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Re-Banking the De-Banked in Mexico

Twenty-two million households in Mexico are middle or low income, and only half of them have a bank account. It’s not that they lack access. Most have had a bank account, but closed it after fees and commissions drained their balances. They are not so much “unbanked” as “de-banked”—they have voluntarily opted out of having a bank account because the banks don’t offer what they need.

Earlier this year CGAP, in partnership with Bancomer, commissioned IDEO.org, the non-profit arm of the California firm known for its human-centered design methodology, to create a savings product that would meet the needs of low income Mexicans. Bancomer, a large Mexican bank, wants to reach more people by offering products that will work for the low income market. This video tells the story of how the team developed products that meet the needs of poor clients, while also making the business case for the bank.

 

The team set out to re-bank the de-banked. But to do so they had to come up with a product that was better than the informal alternatives. “How do you beat the mattress?” asks IDEO.org consultant Karen Greiner. “What would bring them back?”

People associate the bank with a commission. Magali Crux, a detergent seller in Chalco, a migrant town on the southwestern outskirts of Mexico City, says “To tell you the truth, I don’t really trust banks.”

“She has such a negative experience of the bank,” explains IDEO.org’s business designer Chava Zepeda, “that she doesn’t want to get a bank account.”

Poor and low income Mexicans have found ingenious ways to “bank” themselves through informal mechanisms and social networks of family, friends, and neighbors.

They separate their savings into different containers as a way to manage their money, and to prioritize what can be spent. They stash savings into separate cans, or Tupperware that they hide in the kitchen, as a way to save themselves from temptation.  

They use tandas—informal savings and loans groups--- as a means to borrow and save. Almost everyone the team met during the research was either in a tanda or organized tandas.

Finding a way for the bank to provide additional value for low income customers that goes beyond the informal alternatives was key for the success of the project.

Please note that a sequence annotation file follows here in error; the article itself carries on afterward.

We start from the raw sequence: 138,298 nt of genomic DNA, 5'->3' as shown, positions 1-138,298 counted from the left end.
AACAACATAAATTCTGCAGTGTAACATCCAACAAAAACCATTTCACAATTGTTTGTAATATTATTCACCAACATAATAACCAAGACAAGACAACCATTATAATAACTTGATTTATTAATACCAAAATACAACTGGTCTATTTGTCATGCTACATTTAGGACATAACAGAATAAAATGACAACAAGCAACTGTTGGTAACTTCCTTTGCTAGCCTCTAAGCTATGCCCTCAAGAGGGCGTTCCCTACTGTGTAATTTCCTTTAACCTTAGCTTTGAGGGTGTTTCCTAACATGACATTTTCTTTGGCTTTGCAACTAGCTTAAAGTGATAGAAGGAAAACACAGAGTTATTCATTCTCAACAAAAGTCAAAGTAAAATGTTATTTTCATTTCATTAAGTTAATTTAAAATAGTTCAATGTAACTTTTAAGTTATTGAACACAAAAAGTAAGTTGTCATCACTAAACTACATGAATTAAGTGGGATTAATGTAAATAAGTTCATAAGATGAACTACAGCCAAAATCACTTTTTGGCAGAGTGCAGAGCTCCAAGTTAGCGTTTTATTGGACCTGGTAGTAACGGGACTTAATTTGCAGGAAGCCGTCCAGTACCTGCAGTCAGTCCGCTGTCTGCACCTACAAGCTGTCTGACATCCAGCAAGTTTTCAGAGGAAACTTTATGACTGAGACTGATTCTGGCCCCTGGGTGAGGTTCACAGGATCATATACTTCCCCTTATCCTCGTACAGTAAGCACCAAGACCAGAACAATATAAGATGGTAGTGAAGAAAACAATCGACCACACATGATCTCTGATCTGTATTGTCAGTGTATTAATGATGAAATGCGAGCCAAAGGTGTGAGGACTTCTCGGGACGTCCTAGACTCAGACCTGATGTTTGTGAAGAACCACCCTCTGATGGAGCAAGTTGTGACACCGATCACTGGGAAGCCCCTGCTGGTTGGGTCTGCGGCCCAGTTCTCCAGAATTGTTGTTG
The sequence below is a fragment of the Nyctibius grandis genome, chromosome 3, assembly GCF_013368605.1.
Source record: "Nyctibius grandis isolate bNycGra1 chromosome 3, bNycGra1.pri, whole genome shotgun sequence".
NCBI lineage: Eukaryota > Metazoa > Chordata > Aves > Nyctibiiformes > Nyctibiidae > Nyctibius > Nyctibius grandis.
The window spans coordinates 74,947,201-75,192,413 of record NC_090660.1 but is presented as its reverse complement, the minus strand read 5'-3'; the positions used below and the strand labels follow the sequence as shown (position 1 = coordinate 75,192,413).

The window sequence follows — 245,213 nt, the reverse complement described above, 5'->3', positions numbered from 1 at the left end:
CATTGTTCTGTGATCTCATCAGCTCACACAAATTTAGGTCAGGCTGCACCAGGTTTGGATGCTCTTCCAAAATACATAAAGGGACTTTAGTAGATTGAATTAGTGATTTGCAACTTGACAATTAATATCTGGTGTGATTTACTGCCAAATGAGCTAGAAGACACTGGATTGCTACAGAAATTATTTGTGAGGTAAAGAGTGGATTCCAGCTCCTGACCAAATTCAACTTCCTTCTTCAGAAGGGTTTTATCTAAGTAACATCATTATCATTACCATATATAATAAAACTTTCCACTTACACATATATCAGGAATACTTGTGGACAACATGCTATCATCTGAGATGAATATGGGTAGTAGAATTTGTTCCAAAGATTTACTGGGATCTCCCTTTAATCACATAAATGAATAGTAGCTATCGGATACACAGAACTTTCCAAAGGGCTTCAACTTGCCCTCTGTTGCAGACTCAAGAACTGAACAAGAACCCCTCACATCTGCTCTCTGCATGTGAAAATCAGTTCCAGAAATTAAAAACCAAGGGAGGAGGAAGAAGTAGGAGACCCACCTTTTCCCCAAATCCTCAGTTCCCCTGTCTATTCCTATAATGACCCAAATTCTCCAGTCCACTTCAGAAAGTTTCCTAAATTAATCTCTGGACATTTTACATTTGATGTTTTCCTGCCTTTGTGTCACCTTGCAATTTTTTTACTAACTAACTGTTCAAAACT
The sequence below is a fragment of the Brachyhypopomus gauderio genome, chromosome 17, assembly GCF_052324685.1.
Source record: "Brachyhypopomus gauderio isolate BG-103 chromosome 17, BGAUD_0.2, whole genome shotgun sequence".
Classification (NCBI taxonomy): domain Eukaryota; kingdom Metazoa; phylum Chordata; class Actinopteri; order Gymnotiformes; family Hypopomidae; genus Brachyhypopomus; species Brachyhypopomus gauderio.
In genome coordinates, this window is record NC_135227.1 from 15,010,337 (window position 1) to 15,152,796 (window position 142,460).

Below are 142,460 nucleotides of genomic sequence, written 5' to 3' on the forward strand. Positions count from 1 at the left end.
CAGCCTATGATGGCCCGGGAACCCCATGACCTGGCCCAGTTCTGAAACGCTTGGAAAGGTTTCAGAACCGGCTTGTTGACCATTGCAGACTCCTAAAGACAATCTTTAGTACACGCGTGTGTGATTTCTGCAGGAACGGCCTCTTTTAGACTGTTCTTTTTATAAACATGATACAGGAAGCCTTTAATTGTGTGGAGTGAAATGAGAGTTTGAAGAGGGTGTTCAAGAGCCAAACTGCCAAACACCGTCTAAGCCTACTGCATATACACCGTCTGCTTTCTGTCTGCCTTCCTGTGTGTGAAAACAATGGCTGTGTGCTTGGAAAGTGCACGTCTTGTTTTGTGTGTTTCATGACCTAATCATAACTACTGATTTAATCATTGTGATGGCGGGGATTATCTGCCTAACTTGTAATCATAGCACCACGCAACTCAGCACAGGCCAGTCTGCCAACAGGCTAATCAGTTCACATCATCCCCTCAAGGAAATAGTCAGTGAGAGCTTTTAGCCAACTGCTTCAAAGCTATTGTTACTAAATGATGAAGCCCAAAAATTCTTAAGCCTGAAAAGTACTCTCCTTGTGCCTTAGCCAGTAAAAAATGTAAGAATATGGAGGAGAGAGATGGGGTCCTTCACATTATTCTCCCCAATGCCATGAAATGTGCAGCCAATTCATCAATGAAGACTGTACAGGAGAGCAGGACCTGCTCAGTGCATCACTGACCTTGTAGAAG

Low income savers recognize that banks offer security for their money. But “what is there besides security?” asks project lead Adam Reineck, “What is the emotional part of it? Where does it fit into their lives in different ways?”

“We keep asking how do you beat the mattress? How do you beat the informal tanda?” says Greiner, “You have to offer something.”

The response is two products that mimic people’s current behaviors. One is a categorized savings account that allows people to save in the way they are familiar with—by allowing them to organize savings as projects in a bank account much like they use the containers they keep in their kitchens.

The other is a product that mimics a tanda, and helps people more easily save and coordinate through the help of the tanda organizer.

“Overall I think we’ve found two things that meet people’s needs and that people are excited about,” says Reineck.

But for the design team, creating products that meet low income Mexicans’ needs is only part of the equation. An equally important challenge is making the business case, and selling the product to the bank. Convincing the bank to look at low income Mexicans as a long-term investment and finding innovative ways to generate revenue rather than relying on the very fees and commissions that turned them away from the banks in the first place, is difficult.

It’s not only a design challenge. To succeed in re-banking the de-banked, the bank will need to win back the trust of low income clients.

Antonieta, a tanda organizer in San Antonio—and a potential ambassador for the bank using the new tanda product--says, “It sounds good. But telling a client it’s with a bank is the biggest problem I see.”

Watch the full video on CGAP.org.

Comments

01 December 2012 Submitted by AmareshKumar (not verified)

It is the experience in developing economies.But read the article about UK bank moving away from investment banking to retail mass banking copying the successful Scandinavian bank operating in uk

03 December 2012 Submitted by Elouise Burrell (not verified)

This development could be beneficial for even some urban American citizens. I personally know someone who closed their bank accounts for the exact same reasons and now handle all their bill payments and take care of all their needs with cashing their check as the disbursing bank, pay the bank fee for cashing since they do not have an account there and they use that money to purchase one of those easy payment cards should at the corner stores. Bank definitely no longer have personal relations with customers and their value is not evident to those who have been challenged by their service charges, continuous overdraft charges spiraling the customers into even deeper debt when they were facing financial problems already, heaping burden upon burden. You are offering opportunity for those with limited possibilities.

03 December 2012 Submitted by Sergio Guzman (not verified)

Excellent video! Really a useful example to show how institutions need to begin to think about products in a way their clients think of products. Unfortunately there seems to be an impasse. The banks won't invest in these client-centered models of development unless you can demonstrate profits in the future, as the video shows. I hope this approach is successful and will make other financial institutions notice the potential for expanding market outreach.

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